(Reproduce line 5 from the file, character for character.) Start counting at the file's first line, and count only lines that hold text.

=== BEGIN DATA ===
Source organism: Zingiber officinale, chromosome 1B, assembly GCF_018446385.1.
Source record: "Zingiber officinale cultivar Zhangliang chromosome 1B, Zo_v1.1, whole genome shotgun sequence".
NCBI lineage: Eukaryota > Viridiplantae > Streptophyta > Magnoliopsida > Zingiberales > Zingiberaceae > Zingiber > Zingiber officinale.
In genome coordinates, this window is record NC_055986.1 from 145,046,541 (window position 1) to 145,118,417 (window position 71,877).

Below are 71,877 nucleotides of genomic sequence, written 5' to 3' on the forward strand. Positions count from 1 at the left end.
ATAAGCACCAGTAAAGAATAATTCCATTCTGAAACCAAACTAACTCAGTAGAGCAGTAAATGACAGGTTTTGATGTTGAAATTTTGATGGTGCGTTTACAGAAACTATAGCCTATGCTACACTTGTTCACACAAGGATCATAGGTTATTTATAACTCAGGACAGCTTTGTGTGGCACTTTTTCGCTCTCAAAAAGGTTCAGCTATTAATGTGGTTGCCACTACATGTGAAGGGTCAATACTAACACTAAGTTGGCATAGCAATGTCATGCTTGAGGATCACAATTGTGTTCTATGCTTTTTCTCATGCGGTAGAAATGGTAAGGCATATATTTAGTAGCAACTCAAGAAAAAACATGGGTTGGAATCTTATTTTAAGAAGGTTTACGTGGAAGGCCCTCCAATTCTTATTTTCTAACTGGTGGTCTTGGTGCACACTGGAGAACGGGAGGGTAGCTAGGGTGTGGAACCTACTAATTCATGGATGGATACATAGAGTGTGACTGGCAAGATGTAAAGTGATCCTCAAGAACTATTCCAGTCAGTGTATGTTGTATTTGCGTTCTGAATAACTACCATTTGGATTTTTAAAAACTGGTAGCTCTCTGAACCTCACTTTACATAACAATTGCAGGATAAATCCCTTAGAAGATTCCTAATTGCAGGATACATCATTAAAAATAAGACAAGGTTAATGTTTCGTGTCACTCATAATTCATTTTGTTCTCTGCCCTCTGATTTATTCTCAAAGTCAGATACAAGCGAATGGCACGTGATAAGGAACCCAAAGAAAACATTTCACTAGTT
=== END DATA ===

Below are 71,877 nucleotides of genomic sequence, written 5' to 3' on the forward strand. Positions count from 1 at the left end.